Kyle Larson had another miserable day while his teammate Kurt Busch finished second. What’s wrong in the No. 42 camp?
Neff: Racing is cyclical. The No. 42 team is struggling right now. They will be fine and Larson will win at Michigan if not before.
Gable: It was pretty surprising that Larson was a non-factor at Bristol. The greatest strength of Busch and the No. 1 team this season has been in closing out races, often finishing better than where Busch ran for most of the afternoon. The No. 42 team, on the other hand, seems to shoot itself in the foot almost every week. They need to eliminate the mistakes. For Larson, that means trying not to overcompensate if the car is handling poorly. For the crew, it means cleaning up the pit road miscues.
Koelle: I think they are asking themselves this same question. The last time we saw the No. 42 in victory lane, Dale Earnhardt Jr. was still driving, Martin Truex Jr. still had never won a championship, and well, that’s been a while. I don’t say Larson is overhyped, I just feel like if he was in better equipment and would actually close the deal he’d be winning races left and right.
Caldwell: Larson’s struggles are noticeable and I believe Chad Johnston’s (Larson’s crew chief) seat is hotter than ever. It’s hard to find a good crew chief in the middle of a season. However, they can’t keep running the way they are and stay status quo. We know the driver has the ability. So what is the problem?
Should Bristol follow the lead of other tracks and remove seats–and what would be the best way to get more fans to attend?
Bryan Gable: I would hate to see seats get removed at Bristol because it would mess with the stadium atmosphere. In terms of getting more fans to attend, lowering travel costs would probably help, but I doubt that the track and SMI have much control over what hotels charge on race weekends. The longer that Bristol’s attendance issues continue, the more it looks like the only way to fill all those seats would be to restore the one lane, bottom groove racing that helped to popularize the track in the 1990s and early 2000s. It would be a shame to see that happen, because multi-groove Bristol puts on the best racing in NASCAR. But the track built its reputation on drivers fighting for a dominant, bottom groove, which often led them to fighting each other. Unfortunately, without that high-contact style of racing, Bristol will not live up to a lot of fans’ expectations, no matter how great the current racing is.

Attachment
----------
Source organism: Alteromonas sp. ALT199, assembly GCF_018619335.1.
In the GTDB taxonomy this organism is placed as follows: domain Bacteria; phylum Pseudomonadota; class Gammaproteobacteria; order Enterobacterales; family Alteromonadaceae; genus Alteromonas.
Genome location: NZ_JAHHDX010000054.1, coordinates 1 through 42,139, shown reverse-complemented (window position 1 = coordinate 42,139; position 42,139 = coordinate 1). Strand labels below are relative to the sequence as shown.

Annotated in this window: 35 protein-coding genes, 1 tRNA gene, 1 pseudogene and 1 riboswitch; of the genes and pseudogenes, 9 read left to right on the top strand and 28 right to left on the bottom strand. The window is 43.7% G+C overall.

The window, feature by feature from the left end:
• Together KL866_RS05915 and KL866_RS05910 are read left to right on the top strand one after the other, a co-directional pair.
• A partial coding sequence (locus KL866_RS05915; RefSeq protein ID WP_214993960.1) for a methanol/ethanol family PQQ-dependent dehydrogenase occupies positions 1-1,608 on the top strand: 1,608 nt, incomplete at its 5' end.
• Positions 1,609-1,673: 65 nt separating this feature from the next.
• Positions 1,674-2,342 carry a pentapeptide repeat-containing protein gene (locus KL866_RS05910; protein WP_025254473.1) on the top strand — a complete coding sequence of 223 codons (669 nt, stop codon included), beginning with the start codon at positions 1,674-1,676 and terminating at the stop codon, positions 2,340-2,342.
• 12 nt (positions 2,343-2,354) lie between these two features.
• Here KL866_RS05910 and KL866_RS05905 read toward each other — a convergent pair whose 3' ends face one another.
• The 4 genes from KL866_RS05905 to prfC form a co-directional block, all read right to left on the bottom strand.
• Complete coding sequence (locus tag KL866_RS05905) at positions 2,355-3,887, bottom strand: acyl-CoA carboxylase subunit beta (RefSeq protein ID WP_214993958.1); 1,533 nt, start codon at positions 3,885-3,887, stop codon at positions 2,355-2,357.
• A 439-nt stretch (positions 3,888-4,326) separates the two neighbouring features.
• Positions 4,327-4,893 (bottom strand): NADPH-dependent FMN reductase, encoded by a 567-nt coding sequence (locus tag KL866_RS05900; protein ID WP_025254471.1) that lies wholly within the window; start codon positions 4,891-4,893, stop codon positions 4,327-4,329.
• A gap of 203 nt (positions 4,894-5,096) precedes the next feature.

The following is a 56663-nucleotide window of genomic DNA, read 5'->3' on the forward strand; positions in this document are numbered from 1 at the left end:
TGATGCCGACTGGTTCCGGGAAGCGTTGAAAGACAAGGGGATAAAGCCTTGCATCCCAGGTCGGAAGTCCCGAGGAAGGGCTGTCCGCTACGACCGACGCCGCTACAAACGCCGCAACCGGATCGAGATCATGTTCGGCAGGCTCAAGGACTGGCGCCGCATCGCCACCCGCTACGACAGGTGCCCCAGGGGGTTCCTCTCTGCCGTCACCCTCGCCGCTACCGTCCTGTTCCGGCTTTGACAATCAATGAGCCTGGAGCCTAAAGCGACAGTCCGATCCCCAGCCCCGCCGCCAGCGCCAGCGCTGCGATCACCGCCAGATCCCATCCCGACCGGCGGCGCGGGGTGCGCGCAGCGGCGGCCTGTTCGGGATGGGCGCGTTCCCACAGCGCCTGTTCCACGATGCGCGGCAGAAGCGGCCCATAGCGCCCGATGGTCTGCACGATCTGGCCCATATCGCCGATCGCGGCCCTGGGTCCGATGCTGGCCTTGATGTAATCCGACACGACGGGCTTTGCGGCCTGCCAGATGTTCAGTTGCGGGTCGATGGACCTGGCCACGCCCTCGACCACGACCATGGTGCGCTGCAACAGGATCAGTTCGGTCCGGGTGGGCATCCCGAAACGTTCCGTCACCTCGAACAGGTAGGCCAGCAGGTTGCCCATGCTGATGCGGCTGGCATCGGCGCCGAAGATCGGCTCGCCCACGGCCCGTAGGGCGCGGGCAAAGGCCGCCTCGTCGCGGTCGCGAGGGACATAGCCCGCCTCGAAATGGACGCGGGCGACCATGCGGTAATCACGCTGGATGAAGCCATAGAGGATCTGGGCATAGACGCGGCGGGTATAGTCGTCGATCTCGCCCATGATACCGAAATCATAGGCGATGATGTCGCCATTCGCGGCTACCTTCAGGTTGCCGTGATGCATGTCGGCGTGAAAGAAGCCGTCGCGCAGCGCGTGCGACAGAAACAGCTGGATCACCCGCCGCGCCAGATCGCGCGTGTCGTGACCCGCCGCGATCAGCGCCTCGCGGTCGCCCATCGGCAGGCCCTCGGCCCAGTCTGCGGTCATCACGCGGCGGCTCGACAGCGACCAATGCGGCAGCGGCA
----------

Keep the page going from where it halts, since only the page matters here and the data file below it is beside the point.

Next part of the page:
Mike Neff: The night race will be sold out or close to it. Bristol has a couple of choices, give up the spring date, which has always been a struggle to sell out and plagued by weather, or do what they do and just not sell whole sections. You’re never going to get back to old Bristol because you not only don’t have to wreck cars to pass them, you really can’t.
Christian Koelle: No, they should not remove seats. The spring race has been hindered every year for as long as I have gone. I have been going to Bristol since 2006 and I have noticed that during that time, not just Bristol has been facing the downhill stride but a majority of the tracks have. Bristol removing seats would be the worst decisions for the track being as it is growing to be not just for NASCAR but for football and other sports. Taking out seats would draw this attention away and could result in worse reproductions. I personally would like to see Bristol in the discussion for things like Monster Energy Supercross, a WrestleMania, and many other big things that could draw the attention away from the empty stands and more towards the spectacle that we used to see Bristol as.
Clayton Caldwell: I think Bristol tearing down seats would be a good thing but the more significant improvement would be to tear up the modifications made to that track in 2007. Ever since SMI added banking and created a high lane at Bristol, the seats began to empty. It’s not terrible racing, but it’s nowhere near as exciting as the old school Bristol.
Was the restart penalty on Brad Keselowski warranted or did the No. 2 team get hosed? Is there a need to adjust the policy?